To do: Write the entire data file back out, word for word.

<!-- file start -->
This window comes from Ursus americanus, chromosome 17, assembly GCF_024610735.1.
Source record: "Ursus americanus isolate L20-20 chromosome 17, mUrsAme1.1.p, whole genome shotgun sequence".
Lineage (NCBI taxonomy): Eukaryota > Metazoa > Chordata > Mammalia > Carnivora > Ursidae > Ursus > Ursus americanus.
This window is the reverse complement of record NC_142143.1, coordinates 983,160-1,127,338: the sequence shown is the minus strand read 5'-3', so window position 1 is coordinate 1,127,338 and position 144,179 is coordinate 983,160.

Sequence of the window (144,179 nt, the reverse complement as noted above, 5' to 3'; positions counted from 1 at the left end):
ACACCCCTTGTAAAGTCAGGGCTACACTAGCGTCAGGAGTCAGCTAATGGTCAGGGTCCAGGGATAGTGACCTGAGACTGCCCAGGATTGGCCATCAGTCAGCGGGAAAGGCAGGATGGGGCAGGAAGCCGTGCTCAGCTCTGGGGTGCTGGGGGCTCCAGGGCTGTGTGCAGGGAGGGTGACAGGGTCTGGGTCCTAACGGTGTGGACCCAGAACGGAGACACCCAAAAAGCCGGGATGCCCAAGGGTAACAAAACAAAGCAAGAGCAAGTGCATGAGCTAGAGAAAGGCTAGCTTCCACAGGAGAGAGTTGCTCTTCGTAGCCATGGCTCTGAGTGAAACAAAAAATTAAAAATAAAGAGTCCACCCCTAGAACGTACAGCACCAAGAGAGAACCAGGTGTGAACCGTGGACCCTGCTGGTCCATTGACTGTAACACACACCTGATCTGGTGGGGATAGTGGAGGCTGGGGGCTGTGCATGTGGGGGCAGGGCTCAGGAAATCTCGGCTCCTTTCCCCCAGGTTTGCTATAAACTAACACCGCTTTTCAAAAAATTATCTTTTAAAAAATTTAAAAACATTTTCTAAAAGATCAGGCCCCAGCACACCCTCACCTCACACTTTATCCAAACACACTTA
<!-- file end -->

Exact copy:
This window comes from Ursus americanus, chromosome 17, assembly GCF_024610735.1.
Source record: "Ursus americanus isolate L20-20 chromosome 17, mUrsAme1.1.p, whole genome shotgun sequence".
Lineage (NCBI taxonomy): Eukaryota > Metazoa > Chordata > Mammalia > Carnivora > Ursidae > Ursus > Ursus americanus.
This window is the reverse complement of record NC_142143.1, coordinates 983,160-1,127,338: the sequence shown is the minus strand read 5'-3', so window position 1 is coordinate 1,127,338 and position 144,179 is coordinate 983,160.

Sequence of the window (144,179 nt, the reverse complement as noted above, 5' to 3'; positions counted from 1 at the left end):
ACACCCCTTGTAAAGTCAGGGCTACACTAGCGTCAGGAGTCAGCTAATGGTCAGGGTCCAGGGATAGTGACCTGAGACTGCCCAGGATTGGCCATCAGTCAGCGGGAAAGGCAGGATGGGGCAGGAAGCCGTGCTCAGCTCTGGGGTGCTGGGGGCTCCAGGGCTGTGTGCAGGGAGGGTGACAGGGTCTGGGTCCTAACGGTGTGGACCCAGAACGGAGACACCCAAAAAGCCGGGATGCCCAAGGGTAACAAAACAAAGCAAGAGCAAGTGCATGAGCTAGAGAAAGGCTAGCTTCCACAGGAGAGAGTTGCTCTTCGTAGCCATGGCTCTGAGTGAAACAAAAAATTAAAAATAAAGAGTCCACCCCTAGAACGTACAGCACCAAGAGAGAACCAGGTGTGAACCGTGGACCCTGCTGGTCCATTGACTGTAACACACACCTGATCTGGTGGGGATAGTGGAGGCTGGGGGCTGTGCATGTGGGGGCAGGGCTCAGGAAATCTCGGCTCCTTTCCCCCAGGTTTGCTATAAACTAACACCGCTTTTCAAAAAATTATCTTTTAAAAAATTTAAAAACATTTTCTAAAAGATCAGGCCCCAGCACACCCTCACCTCACACTTTATCCAAACACACTTA